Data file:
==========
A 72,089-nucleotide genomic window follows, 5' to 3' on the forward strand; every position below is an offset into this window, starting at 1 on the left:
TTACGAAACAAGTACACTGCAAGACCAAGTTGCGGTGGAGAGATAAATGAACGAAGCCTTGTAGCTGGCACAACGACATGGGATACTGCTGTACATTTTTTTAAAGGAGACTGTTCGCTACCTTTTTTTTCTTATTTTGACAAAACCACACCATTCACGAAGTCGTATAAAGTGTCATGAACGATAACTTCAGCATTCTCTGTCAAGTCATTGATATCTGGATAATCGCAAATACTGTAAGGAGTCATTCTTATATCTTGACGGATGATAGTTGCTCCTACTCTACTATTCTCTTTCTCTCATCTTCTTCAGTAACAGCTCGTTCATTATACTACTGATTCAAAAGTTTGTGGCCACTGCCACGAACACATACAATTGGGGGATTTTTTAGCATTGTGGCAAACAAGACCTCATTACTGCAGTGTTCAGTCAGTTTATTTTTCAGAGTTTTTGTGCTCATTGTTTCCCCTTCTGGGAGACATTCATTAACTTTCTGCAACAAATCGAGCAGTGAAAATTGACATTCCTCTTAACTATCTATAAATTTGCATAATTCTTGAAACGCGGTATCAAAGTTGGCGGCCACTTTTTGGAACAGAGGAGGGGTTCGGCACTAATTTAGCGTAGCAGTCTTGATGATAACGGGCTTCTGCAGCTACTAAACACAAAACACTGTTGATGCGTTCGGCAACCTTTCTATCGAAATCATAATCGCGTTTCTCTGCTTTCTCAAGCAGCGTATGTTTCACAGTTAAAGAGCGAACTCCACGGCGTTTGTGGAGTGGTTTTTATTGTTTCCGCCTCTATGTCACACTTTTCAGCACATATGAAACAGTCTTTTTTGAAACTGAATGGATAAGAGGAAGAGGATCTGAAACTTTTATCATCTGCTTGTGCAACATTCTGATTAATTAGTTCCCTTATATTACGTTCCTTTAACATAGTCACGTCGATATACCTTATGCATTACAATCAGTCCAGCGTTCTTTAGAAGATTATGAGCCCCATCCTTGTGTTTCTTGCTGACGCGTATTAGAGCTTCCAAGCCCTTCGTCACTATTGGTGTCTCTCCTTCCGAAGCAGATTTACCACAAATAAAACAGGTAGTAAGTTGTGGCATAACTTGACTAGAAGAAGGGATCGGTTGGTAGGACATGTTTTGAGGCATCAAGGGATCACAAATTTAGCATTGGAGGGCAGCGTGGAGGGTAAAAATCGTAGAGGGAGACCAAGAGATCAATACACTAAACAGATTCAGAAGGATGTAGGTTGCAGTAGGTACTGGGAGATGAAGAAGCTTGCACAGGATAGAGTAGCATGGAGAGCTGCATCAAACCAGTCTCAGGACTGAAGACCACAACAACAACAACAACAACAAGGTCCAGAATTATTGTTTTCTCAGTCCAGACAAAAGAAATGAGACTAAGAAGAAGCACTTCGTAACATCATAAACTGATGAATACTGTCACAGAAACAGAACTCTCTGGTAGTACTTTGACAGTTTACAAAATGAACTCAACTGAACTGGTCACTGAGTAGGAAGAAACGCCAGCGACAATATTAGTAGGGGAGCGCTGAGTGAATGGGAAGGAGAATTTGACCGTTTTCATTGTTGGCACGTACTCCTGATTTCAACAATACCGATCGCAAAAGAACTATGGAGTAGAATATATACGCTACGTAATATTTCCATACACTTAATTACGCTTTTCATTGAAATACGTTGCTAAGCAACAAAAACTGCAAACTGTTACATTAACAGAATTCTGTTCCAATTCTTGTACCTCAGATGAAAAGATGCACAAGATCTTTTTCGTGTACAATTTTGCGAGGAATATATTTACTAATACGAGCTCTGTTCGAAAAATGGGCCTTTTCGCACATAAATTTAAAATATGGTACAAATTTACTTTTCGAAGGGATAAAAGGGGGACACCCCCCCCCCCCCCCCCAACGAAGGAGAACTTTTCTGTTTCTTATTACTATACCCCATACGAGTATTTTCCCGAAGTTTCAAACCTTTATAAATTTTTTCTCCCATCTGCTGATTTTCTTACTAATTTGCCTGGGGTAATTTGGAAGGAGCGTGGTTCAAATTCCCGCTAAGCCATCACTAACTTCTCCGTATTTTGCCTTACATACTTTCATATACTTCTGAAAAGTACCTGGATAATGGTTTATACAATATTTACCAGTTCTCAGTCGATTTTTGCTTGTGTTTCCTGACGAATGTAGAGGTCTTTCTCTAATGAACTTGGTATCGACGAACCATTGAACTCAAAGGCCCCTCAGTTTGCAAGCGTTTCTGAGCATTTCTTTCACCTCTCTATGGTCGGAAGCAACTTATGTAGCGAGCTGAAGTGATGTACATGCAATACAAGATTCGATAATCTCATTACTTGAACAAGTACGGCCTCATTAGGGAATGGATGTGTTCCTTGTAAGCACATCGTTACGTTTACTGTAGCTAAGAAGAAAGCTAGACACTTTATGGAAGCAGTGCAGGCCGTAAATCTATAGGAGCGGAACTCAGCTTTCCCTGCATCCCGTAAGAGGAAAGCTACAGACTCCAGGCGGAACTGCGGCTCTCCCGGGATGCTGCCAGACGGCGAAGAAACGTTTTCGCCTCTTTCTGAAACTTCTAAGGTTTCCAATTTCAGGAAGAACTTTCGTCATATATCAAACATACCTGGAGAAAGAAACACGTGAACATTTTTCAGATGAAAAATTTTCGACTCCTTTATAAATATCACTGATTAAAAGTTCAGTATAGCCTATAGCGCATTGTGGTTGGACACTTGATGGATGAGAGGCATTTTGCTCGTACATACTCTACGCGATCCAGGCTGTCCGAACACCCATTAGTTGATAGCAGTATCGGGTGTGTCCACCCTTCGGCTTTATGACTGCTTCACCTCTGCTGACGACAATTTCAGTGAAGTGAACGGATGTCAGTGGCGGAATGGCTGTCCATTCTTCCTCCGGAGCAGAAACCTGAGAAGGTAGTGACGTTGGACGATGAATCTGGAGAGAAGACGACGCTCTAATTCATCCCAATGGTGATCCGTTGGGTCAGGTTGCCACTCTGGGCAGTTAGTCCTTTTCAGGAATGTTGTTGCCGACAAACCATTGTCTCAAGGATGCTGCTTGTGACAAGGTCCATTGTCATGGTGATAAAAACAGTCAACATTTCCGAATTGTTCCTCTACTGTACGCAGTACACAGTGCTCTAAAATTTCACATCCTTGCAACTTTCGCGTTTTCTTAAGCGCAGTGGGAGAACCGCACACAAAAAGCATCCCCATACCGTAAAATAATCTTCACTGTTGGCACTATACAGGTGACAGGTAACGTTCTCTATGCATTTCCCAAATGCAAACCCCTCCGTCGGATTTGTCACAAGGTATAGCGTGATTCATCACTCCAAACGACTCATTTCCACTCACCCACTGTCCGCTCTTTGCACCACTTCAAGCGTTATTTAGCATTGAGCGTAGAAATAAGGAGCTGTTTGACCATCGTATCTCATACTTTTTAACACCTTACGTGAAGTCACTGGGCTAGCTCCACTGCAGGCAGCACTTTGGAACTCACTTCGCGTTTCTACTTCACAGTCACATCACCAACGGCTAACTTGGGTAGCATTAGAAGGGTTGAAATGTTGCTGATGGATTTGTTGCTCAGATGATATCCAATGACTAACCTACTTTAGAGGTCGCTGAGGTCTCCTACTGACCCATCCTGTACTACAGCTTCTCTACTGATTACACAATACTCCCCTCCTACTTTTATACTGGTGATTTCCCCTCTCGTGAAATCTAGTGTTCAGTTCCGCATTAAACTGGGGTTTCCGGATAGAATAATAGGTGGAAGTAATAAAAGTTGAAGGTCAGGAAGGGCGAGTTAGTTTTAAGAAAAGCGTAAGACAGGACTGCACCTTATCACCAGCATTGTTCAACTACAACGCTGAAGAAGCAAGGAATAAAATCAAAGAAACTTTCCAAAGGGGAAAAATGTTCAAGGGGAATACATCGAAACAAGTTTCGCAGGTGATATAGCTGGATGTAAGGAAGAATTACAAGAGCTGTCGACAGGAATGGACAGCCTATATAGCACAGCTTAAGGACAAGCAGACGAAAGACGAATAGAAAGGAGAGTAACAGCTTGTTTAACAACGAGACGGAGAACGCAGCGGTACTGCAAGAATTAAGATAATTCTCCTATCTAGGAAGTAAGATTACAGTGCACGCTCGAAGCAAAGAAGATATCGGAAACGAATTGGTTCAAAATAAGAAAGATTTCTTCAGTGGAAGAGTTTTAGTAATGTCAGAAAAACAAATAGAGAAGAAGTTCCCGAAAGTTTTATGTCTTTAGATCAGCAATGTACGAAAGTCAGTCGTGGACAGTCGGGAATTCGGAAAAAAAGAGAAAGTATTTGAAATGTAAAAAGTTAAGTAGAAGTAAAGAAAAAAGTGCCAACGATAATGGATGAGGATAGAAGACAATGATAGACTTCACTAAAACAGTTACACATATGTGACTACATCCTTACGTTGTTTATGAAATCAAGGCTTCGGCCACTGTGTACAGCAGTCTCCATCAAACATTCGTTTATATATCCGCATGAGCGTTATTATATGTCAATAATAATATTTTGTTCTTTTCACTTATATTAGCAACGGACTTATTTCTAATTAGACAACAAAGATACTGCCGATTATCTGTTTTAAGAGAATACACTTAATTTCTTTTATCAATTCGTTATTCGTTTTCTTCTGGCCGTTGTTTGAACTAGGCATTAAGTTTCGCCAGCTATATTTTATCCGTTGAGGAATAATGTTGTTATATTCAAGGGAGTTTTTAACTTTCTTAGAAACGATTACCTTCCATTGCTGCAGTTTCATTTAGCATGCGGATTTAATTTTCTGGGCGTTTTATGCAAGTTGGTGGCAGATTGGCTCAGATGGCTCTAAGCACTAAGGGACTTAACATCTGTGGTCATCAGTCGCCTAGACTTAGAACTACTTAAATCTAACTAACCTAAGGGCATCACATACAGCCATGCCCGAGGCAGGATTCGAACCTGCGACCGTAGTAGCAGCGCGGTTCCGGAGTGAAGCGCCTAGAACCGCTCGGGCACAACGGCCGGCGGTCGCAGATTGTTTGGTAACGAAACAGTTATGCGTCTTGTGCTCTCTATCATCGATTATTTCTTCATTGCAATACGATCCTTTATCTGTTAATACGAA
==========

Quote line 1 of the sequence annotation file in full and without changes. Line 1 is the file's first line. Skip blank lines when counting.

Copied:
A 72,089-nucleotide genomic window follows, 5' to 3' on the forward strand; every position below is an offset into this window, starting at 1 on the left: